The more I look at the Warre hive, the more I think that the one truly important thing it has going for it is: there is no top board. The roof is open beneath the gables for air to pass through. Between the roof and the boxes of comb is a water- and air-permeable (and water absorbing) insulating material such as a sawdust/straw mixture. There is no actual "vent" anywhere. The hive is open to raw atmosphere only at the entrance (bottom).

This solves a couple of problems quite nicely: Water is carried and/or held away from clustering bees by the insulating material; Airflow (and, therefore, temperature) can be easily regulated by the bees.

It would not be at all difficult to build a similar roof configuration for Lang, National or even KTB hives.
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« Reply #7 on: January 09, 2008, 07:11:30 PM »

I removed my teloscoping cover and found condensation in the shape of the slot in the inner cover. I have it positioned so that the slot in the side of the inner cover is to the front and vents the top bars. Why should I have the condensation on the telescoping cover?
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Jerrymac
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« Reply #8 on: January 09, 2008, 07:59:02 PM »

The telescoping cover is subjected to the outside air and is what cools down first. Then the warm moist air from inside the hive goes up through the hole in the inner cover and condensates right there above the hole
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« Reply #9 on: January 09, 2008, 09:50:53 PM »

I removed my teloscoping cover and found condensation in the shape of the slot in the inner cover. I have it positioned so that the slot in the side of the inner cover is to the front and vents the top bars. Why should I have the condensation on the telescoping cover?

I don't know the number of times I've opened a hive over the years and had the condensation on the underside of the inner or migratory top "rain" on the hive.  That's one of the primary reasons I went to top entrances--they allow the condensation to exit the hive because the entrance is higher than the top bars of the frames.  The upper side of the top entrance is actually the highest point in the hive--hence little, if any, condensation.
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« Reply #10 on: January 10, 2008, 07:01:43 AM »

>Why should I have the condensation on the telescoping cover?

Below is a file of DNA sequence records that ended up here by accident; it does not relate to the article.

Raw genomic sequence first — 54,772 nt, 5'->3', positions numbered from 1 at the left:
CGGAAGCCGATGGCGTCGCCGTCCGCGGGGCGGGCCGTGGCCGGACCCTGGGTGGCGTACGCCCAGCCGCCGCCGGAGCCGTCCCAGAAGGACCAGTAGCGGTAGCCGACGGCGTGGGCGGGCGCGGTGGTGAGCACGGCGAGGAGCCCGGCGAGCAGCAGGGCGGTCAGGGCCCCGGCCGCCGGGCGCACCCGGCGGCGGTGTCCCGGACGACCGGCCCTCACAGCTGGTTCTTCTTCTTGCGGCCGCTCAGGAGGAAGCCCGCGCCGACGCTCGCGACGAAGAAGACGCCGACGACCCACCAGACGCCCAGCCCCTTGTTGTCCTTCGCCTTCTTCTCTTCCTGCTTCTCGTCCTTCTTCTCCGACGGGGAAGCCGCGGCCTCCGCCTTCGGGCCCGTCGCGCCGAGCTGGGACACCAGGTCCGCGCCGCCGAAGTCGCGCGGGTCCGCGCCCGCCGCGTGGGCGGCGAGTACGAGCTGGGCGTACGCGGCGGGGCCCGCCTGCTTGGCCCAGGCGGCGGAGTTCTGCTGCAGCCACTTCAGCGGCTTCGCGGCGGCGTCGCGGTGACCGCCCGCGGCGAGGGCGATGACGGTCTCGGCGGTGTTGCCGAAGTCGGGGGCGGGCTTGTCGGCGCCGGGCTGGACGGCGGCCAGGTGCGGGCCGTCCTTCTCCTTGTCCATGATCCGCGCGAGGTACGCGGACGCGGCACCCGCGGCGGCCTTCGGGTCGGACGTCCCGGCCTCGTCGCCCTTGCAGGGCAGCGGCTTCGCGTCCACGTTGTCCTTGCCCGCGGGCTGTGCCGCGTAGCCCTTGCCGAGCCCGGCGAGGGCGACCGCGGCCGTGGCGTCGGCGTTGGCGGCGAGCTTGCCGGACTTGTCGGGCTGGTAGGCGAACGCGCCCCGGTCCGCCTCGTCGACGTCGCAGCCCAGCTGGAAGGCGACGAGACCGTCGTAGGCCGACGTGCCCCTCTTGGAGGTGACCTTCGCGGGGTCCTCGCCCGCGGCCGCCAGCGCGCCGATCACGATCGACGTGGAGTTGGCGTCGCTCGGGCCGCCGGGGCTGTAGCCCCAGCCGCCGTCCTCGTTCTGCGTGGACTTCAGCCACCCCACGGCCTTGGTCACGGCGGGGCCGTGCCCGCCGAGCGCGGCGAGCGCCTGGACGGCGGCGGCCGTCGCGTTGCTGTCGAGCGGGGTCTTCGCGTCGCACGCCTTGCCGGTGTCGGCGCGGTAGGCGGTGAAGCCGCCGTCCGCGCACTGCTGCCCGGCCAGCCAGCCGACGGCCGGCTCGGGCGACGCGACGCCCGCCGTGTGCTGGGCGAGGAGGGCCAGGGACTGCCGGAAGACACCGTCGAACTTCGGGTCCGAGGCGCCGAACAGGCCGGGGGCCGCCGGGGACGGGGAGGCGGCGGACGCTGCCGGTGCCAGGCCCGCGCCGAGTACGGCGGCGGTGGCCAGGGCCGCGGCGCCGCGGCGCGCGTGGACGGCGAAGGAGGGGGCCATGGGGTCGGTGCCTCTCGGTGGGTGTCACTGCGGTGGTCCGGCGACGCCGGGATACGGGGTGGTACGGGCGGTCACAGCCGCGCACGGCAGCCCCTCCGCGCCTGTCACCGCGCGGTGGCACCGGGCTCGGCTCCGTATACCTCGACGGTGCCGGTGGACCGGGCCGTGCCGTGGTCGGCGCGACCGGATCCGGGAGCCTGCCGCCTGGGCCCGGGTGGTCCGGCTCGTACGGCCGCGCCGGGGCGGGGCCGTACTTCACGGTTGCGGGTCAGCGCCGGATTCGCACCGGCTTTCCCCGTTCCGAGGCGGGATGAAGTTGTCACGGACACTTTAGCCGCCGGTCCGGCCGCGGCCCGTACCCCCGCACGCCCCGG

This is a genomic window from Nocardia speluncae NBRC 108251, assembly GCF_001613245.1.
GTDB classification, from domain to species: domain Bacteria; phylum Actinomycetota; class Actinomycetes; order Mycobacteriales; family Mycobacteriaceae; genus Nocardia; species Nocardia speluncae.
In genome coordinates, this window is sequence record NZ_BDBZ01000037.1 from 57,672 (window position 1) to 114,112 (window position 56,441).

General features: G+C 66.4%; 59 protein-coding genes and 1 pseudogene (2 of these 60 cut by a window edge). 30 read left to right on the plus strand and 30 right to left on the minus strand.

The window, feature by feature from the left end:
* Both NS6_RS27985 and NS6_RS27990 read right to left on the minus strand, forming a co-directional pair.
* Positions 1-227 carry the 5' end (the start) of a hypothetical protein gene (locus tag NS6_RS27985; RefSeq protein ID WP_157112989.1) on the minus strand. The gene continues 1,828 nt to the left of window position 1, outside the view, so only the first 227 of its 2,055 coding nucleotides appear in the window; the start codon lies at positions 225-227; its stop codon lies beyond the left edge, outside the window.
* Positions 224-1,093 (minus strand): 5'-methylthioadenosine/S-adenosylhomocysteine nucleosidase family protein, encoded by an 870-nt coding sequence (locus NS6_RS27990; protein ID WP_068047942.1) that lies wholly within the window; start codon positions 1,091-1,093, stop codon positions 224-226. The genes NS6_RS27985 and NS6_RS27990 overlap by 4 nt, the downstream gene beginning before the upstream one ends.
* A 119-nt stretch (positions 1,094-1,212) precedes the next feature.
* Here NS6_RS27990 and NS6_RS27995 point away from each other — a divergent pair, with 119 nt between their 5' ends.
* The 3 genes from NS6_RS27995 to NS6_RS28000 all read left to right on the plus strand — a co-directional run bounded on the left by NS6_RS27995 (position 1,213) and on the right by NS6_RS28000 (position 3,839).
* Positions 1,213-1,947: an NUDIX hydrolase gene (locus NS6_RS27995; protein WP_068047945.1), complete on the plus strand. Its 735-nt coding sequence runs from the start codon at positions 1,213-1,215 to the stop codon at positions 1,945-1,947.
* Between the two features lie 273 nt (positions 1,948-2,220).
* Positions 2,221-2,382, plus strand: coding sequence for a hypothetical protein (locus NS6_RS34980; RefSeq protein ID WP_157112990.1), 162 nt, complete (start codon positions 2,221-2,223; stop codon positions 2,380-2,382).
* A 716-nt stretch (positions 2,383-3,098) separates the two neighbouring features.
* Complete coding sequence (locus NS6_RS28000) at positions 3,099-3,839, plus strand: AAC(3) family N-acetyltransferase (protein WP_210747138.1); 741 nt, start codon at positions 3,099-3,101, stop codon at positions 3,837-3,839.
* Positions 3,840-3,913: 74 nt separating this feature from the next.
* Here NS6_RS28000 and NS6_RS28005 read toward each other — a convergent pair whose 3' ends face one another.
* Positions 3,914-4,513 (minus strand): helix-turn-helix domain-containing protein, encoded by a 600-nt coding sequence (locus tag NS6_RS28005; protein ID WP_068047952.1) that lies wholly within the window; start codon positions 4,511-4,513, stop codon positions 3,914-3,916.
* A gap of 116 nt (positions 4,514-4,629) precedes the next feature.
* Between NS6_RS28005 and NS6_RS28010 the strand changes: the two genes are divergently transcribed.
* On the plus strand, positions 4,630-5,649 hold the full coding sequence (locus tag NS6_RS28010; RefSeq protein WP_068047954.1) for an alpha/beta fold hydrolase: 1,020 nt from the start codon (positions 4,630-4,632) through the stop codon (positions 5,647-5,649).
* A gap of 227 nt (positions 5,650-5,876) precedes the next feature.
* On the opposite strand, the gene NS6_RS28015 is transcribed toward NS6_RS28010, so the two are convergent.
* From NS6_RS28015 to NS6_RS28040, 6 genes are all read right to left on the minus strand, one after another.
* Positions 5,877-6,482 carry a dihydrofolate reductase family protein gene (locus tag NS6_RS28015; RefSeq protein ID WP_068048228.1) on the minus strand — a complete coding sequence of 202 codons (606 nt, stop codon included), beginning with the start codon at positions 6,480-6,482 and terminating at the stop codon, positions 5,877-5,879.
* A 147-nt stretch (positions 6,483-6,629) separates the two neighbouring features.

Because the air outside is cold and the air inside is warm and moist.  It's the same reason you get condensation on your glass of ice water.

The problem isn't a little condensation.  The problem is when an ice dome builds up on the bottom of the lid and then on a moderately warm day, melts and then that night it gets cold again and the bees are still wet.
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Cindi
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« Reply #11 on: January 10, 2008, 09:43:30 AM »

Just doing some testing here.  Have a great day, CIndi
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There are strange things done in the midnight sun by the men who moil for gold.  The Arctic trails have their secret tales that would make your blood run cold.  The Northern Lights have seen queer sights, but the queerest they ever did see, what the night on the marge of Lake Lebarge, I cremated Sam McGee.  Robert Service
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« Reply #12 on: January 10, 2008, 11:51:49 AM »

The other advantage to leaving it open is that the bees can get out to fly in the winter if the bottom entrance gets clogged up with dead bees.  And get back to the cluster quicker when they do fly, because the cluster is typically nearer the top.

Rick
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Rick
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« Reply #13 on: January 10, 2008, 07:48:41 PM »

I have the honey run apiaries inner cover, and so far, my hives have been doing great with it. It comes with a nice block of styrofoam to insulate the top, above the hole, and a circle cut out so that a feeder can be put in during the spring while insulating the rest of the cover. Seems to provide great ventilation in the summer, when they need it, too.
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misfyredOhio